District of Columbia Council Chairman Phil Mendelson, joined by Councilmember Elissa Silverman, reacted strongly to community testimony at an oversight hearing on Friday, March 6th. Citizens raised numerous concerns during the session about the use of DC taxpayer funds to pay Baltimore-based public relations firm, Fontaine & Company, to discredit District residents who oppose the Administration’s plan to commercially develop the District-owned 25-acre portion of historic landmark McMillan Park. The DC Office of the Deputy Mayor for Planning and Economic Development (DMPED) and its development consultant, Vision McMillan Partners (VMP), retained the PR firm with the express goals of “discredit[ing] and neutralize[ing] the impact of opposition,” as laid out in scope-of-work documents uncovered via citizen FOIA requests.
Council Chairman Phil Mendelson called the scandal “a bit of PR disaster” during the seven-hour DMPED performance oversight hearing and acknowledged the existence of DC Government documents “that talk about embarrassing the community.” At-large Councilmember Elissa Silverman added, “There are some very questionable things in these materials.”
Questions about who paid Fontaine & Co. recurred throughout the hearing. An invoice dated December 23, 2013 for expenditures for Fontaine’s services was signed by Aakash Thakkar of EYA on behalf of VMP, and approved for payment by DMPED on January 22, 2014. However, Mr. Thakkar stated during the Friday oversight hearing, “No public funds were used to suppress community opposition. [The Fontaine contract] was, however, to give folks a safe and comfortable place on our dime, not on the government’s dime, to support the project.”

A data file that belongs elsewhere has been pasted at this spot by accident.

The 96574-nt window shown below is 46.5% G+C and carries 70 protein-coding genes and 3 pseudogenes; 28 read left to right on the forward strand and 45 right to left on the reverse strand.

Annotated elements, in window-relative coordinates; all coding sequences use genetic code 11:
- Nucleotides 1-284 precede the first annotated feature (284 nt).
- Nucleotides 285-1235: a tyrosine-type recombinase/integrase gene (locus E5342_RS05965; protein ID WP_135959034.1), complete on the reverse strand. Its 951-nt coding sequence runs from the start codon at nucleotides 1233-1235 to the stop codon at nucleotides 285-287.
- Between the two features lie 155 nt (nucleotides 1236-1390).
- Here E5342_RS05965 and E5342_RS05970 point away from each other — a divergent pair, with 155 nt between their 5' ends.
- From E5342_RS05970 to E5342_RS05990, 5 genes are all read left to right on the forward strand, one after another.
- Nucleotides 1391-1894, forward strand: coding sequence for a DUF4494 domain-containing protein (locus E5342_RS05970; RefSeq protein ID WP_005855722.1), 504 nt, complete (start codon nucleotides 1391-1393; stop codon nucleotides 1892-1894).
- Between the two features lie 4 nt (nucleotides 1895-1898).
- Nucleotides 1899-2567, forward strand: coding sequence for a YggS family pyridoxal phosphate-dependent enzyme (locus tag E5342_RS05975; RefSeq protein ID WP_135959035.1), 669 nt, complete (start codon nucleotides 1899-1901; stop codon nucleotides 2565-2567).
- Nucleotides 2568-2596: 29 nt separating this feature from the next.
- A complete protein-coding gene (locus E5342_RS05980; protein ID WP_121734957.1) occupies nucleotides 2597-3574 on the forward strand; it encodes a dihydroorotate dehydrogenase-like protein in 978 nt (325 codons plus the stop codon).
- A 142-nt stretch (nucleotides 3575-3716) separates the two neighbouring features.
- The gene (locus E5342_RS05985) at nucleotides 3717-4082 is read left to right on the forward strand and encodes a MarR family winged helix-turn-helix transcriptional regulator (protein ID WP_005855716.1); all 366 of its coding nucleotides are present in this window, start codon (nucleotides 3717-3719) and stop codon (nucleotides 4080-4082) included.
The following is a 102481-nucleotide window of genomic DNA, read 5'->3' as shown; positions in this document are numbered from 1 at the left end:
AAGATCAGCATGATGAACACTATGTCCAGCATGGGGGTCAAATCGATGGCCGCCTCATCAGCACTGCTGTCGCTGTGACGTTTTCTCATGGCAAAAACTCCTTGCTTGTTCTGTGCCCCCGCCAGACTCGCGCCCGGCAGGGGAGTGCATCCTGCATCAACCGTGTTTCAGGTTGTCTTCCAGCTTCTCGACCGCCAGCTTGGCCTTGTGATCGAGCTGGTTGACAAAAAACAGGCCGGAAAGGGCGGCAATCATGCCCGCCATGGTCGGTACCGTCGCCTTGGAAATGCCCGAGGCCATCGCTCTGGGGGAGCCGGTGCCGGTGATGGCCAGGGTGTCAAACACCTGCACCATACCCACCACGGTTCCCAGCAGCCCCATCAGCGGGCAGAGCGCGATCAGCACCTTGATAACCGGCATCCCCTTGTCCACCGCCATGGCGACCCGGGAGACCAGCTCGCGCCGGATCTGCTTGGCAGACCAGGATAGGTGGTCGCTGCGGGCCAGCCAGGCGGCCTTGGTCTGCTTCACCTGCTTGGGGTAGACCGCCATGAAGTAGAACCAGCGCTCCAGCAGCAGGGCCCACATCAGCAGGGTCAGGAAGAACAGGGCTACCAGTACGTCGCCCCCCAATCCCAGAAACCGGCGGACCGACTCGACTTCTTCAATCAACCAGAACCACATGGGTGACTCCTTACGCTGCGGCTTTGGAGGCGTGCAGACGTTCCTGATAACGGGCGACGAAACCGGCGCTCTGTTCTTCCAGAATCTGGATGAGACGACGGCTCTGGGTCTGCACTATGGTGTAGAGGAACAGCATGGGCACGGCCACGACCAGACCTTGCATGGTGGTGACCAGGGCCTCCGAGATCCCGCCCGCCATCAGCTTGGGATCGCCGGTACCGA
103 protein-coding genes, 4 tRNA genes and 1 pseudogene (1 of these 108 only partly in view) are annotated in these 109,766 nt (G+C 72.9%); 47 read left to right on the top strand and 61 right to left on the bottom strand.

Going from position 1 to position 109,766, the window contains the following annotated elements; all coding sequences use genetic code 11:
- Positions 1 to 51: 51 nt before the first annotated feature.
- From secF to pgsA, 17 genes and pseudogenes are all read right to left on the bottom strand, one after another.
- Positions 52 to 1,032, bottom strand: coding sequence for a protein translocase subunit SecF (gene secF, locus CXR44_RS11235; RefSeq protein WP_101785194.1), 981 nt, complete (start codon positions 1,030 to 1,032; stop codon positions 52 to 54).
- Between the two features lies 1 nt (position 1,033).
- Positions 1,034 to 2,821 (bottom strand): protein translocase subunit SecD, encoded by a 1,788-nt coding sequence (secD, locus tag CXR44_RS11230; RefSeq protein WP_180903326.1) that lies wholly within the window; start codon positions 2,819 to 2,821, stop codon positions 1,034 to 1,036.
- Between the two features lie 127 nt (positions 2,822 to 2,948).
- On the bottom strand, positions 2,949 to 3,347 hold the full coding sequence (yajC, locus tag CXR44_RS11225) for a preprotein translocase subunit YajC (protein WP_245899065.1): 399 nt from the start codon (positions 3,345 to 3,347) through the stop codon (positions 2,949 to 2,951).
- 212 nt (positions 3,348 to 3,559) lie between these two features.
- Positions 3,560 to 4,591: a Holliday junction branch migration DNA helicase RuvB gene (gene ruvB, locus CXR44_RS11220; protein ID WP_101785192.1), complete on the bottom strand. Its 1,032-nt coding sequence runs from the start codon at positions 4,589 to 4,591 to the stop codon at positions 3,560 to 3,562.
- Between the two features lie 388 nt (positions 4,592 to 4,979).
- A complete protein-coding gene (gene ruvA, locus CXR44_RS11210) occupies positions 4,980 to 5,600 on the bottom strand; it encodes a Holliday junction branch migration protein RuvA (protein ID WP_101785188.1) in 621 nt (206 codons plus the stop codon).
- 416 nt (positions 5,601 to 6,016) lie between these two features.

Referring to other documents suggesting that DMPED was credited back for the Fontaine payment, Chairman Mendelson said, “It would be best to have all the information out, and if DMPED is in any way implicated, say so now [so that] we don’t have to deal with why it was covered up.”
“VMP exists solely to manage the McMillan project, and is paid by DMPED,” commented Andrea Rosen, a resident of Ward 4 and member of Friends of McMillan Park. “However the money was shuffled around, the fact remains that taxpayer funding was used to discredit the legitimacy of District residents who want to comment on the disposition and development of their own public property.”
McMillan Park activist, Debby Hanrahan, alluded in her testimony to the potential criminality of the proposed development deal. Chairman Mendelson responded that he was open to holding a special hearing on McMillan if necessary.
Robin Diener, Director of the Library Renaissance Project, observed that “one grace-note could be Brian Kenner’s assurance to Chairman Mendelson, during an earlier hearing on his nomination to be the new head of DMPED, that things will be done differently on Kenner’s watch, per instructions from Mayor Muriel Bowser. The community surrounding McMillan Park has repeatedly called for an international design competition to adaptively reuse the landmark site. This would be a hugely exciting project to essentially create a central park for DC.”
- Press Release – DC Councilmembers Criticize Efforts to Neutralize McMillan Development Opponents – 10 March 2015